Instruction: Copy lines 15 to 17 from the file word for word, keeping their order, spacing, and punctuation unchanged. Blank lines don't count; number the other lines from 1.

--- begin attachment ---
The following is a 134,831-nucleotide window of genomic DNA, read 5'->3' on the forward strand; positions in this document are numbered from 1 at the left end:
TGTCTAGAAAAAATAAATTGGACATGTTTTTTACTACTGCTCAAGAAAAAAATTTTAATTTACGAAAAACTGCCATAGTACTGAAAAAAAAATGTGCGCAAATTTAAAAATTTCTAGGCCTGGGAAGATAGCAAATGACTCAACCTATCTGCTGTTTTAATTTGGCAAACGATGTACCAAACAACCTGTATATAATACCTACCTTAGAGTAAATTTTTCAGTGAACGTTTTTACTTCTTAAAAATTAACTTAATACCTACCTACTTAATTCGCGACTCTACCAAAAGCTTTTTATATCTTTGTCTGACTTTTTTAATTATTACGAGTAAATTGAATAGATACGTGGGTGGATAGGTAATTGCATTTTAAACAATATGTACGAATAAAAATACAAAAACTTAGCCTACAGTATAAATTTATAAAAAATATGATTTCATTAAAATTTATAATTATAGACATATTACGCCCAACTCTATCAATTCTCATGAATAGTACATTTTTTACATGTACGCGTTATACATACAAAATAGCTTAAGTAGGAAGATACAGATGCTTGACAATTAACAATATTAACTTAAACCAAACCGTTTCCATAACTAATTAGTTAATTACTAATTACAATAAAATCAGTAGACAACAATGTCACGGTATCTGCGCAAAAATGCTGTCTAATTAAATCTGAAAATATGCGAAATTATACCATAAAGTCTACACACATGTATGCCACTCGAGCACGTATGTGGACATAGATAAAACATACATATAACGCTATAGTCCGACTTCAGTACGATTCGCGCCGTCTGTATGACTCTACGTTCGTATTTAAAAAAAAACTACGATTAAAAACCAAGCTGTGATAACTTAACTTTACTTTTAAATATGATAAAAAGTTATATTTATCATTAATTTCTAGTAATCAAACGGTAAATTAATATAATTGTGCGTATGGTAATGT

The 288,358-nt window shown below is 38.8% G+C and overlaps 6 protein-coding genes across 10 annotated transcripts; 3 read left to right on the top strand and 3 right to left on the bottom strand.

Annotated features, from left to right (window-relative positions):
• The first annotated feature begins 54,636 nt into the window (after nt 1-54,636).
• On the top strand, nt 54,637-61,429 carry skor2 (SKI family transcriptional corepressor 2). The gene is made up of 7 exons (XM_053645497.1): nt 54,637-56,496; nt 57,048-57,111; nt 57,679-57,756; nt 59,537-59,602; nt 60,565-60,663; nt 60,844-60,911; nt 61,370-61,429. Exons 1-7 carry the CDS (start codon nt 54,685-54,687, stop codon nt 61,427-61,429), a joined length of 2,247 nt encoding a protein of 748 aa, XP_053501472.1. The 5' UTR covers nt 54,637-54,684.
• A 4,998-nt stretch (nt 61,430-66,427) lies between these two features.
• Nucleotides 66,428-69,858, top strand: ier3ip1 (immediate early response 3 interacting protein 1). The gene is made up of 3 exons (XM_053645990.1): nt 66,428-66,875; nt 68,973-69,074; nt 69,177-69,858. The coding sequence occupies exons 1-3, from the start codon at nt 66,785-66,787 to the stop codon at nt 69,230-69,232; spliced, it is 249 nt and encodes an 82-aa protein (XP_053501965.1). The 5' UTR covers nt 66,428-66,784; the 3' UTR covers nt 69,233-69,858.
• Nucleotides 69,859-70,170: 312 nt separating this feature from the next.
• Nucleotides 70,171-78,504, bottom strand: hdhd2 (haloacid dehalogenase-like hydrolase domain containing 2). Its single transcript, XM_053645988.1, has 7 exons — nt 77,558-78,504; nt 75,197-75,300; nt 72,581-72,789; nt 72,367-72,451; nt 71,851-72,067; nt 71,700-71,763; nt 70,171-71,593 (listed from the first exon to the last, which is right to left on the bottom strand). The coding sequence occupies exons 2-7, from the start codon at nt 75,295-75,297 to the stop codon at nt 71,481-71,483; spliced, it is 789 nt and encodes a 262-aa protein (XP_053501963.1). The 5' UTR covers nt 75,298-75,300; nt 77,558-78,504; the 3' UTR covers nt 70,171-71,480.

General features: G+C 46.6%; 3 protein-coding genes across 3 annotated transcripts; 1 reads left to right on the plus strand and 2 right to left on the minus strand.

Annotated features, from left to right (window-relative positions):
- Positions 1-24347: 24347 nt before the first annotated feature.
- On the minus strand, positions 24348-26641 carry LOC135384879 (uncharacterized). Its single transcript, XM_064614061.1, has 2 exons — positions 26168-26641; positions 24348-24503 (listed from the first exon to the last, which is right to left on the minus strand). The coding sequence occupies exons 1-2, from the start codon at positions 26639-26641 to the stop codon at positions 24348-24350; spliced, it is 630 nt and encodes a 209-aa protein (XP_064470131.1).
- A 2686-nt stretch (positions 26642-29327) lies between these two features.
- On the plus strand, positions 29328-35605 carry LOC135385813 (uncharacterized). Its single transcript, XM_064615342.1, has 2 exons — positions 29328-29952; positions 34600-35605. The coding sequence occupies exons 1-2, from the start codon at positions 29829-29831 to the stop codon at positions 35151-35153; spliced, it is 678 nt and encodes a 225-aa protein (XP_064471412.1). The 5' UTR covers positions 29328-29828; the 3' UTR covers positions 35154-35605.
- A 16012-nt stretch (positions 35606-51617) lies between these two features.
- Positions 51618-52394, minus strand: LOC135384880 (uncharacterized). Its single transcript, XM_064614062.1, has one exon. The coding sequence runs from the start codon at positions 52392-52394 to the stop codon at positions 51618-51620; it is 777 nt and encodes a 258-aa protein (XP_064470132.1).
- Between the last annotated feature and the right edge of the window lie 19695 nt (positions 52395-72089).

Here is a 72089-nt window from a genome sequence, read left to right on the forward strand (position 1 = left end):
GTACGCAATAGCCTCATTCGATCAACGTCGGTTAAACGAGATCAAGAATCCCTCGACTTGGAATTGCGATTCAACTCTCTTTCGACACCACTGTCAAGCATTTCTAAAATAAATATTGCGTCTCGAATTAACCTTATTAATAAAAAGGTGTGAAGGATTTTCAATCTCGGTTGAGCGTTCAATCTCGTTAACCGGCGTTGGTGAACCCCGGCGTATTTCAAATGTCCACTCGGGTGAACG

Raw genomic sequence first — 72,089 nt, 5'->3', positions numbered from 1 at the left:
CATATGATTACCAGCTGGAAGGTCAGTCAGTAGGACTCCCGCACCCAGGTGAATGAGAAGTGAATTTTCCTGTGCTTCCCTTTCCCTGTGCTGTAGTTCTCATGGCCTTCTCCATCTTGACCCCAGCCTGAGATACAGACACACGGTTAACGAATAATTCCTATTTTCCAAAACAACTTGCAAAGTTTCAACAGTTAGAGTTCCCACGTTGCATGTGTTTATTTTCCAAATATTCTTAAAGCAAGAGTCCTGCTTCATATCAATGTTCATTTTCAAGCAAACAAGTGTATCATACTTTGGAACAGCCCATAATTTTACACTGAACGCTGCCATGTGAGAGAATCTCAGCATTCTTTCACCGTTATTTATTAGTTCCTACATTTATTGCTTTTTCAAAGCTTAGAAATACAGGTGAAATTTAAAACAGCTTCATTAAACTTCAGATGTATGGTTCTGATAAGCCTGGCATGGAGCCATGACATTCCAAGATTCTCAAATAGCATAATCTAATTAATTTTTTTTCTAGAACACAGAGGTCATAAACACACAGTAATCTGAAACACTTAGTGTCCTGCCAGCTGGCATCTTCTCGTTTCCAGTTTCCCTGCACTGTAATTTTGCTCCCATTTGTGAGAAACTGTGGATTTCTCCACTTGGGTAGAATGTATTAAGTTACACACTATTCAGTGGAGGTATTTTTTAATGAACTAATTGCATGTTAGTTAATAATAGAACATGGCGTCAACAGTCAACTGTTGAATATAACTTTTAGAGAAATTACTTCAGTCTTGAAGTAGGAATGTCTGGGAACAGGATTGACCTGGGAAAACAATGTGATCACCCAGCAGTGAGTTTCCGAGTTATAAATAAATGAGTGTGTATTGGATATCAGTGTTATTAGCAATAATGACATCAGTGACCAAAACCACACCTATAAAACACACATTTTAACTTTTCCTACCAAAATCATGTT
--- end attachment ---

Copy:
- A 2686-nt stretch (positions 26642-29327) lies between these two features.
- On the plus strand, positions 29328-35605 carry LOC135385813 (uncharacterized). Its single transcript, XM_064615342.1, has 2 exons — positions 29328-29952; positions 34600-35605. The coding sequence occupies exons 1-2, from the start codon at positions 29829-29831 to the stop codon at positions 35151-35153; spliced, it is 678 nt and encodes a 225-aa protein (XP_064471412.1). The 5' UTR covers positions 29328-29828; the 3' UTR covers positions 35154-35605.
- A 16012-nt stretch (positions 35606-51617) lies between these two features.